The Black Angels have been around longer than most people probably expect. Passover created a nice, solid audience for their psychedelic rock and old school tone. Movies like No Country For Old Men have featured their biggest hit, “Young Men Dead,” and it’s thanks to that initial film trailer that pulled my interest into the band, which has yet to truly dissipate. Few bands have even been able to pull off creating fuzzy rock music on a full record, but The Black Angels are never disappointing in the dying genre. In their 8th year as a band, Clear Lake Forest marks their 9th music release to date. The big question is whether their sound has aged well over that time, and while they have never quite reached the greatness of their full length debut, Clear Lake Forest is a step in the right direction.
If you have been a listened to The Black Angels in the past, the palette of sounds remains unaltered. There are still old school guitar chords and slower drum lines to thoroughly enjoy. They even take the older sound seriously enough to produce songs into echoplex vocal styling and dull the tone for most of the instrumentation. Typically, this idea to dumb down a band’s sound would be a negative, but The Black Angels have tinkered with the practice long enough to strike the right balance. That’s not to say every song is perfectly mixed on Clear Lake Forest, but the package still works as a whole.
Clear Lake Forest features a lot of strong tracks from The Black Angels, but it also has a few letdowns to make the ride a bit bumpy. “Sunday Evening” leads off the attack and sets the tone well, along with a strong sense of old school rock with a simple beat and spaced-out vocals. The middle creates a solid variety with a faster breakdown leading into the lo-fi guitar riff that ends the track. “Diamond Eyes” thrills equally as much, featuring a strong bass line, trippy guitar leads, and vocals that remain primitive in style, fitting the fun love story told in the lyrics. “The Flop” is the biggest curve ball of the EP, giving the lead to a catchy organ lead. The organ almost forces the guitar to speed up at the correct moments, despite hurting the vocal delivery a bit. The best track is definitely “The Executioner,” being one of the best songs in The Black Angels’ discography. This is easily the catchiest and best written song of the group, while also featuring the best breakdown and instrumentation as well.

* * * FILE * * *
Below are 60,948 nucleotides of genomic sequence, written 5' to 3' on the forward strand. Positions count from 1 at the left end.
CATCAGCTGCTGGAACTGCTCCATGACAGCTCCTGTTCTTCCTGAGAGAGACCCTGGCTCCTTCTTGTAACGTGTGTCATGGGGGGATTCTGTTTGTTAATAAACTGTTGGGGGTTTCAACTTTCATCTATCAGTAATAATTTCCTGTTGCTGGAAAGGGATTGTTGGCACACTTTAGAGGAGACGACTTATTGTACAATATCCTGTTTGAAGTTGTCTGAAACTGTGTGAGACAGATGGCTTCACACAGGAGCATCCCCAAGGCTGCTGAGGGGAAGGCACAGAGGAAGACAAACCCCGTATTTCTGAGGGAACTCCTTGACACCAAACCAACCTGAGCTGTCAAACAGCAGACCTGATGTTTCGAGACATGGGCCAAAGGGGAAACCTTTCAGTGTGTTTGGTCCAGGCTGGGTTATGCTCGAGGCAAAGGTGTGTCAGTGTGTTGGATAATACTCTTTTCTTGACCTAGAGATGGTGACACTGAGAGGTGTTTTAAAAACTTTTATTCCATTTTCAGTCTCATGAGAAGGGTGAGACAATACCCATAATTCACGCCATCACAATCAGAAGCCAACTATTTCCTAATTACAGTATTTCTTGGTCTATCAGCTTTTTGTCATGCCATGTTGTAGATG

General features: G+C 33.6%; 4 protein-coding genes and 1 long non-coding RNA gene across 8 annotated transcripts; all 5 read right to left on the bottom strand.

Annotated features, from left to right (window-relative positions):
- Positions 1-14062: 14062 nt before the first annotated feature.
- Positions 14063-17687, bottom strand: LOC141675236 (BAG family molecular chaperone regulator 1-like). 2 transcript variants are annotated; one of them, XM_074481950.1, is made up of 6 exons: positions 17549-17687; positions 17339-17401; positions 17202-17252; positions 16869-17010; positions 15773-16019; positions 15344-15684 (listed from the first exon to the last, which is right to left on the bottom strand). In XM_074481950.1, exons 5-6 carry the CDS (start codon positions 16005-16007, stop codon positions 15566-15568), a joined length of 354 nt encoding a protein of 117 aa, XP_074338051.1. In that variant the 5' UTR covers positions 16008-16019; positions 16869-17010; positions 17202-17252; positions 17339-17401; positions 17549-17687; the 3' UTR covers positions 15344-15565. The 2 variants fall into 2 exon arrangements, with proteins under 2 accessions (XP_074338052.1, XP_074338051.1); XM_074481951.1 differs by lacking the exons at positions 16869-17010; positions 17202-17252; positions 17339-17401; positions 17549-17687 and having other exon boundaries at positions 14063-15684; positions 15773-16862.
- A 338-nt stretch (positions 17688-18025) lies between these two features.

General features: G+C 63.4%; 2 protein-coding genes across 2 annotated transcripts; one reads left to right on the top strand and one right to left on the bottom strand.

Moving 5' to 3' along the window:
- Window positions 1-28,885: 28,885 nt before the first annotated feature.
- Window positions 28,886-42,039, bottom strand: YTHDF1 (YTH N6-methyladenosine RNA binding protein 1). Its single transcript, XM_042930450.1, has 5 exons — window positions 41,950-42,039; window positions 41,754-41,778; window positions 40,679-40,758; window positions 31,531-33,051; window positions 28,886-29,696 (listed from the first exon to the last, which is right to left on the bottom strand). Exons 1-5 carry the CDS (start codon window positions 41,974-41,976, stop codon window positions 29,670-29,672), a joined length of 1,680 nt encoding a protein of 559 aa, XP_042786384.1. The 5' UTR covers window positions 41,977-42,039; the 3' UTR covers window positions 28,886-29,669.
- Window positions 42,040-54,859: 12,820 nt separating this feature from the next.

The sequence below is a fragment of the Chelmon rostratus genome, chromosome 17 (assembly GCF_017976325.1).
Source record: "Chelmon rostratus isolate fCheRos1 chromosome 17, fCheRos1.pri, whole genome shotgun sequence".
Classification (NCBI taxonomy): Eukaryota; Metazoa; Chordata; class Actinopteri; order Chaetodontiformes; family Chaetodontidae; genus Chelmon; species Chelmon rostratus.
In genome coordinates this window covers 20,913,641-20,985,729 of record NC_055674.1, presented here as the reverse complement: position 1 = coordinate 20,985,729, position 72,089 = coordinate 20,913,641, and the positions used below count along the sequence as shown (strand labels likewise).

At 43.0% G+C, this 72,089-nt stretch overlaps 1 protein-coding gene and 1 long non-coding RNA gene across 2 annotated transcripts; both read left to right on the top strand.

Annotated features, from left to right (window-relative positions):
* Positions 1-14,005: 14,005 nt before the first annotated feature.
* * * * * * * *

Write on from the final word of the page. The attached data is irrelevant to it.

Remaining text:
There are a few slight disappointments to note though. “Tired Eyes” is a decent song to experience, but, as a whole, the vocals and lyrics are not compelling enough to really pull a listener into the interesting guitar lead. The closing track is where they decide to experiment the most, but it ends up not working at all; despite a guitar that builds well and some good harmonized vocal mixing, the song is at least two minutes too long and the lyrics are repeated far too often. The main problem with the EP is how each song does not build into one another good enough, making the whole ride disjointed and seem more like a random mixture of tracks.
Clear Lake Forest display plenty of reasons as to why The Black Angels are a worthy torch bearer for psychedelic rock, but also what holds them back as well. The writing for the EP is considerably better, while the simple instrumentation is equally impressive, and one could argue this is what the newest Black Keys album could have taken notes from. Even if a few tracks are too dull for their own good and they do end on the worst song of the group, this is still a very solid EP that is worth a listen.
1. Sunday Evening
2. Tired Eyes
3. Diamond Eyes
4. The Flop
5. An Occurrence at 4507 South Third Street
6. The Executioner
7. Linda’s Gone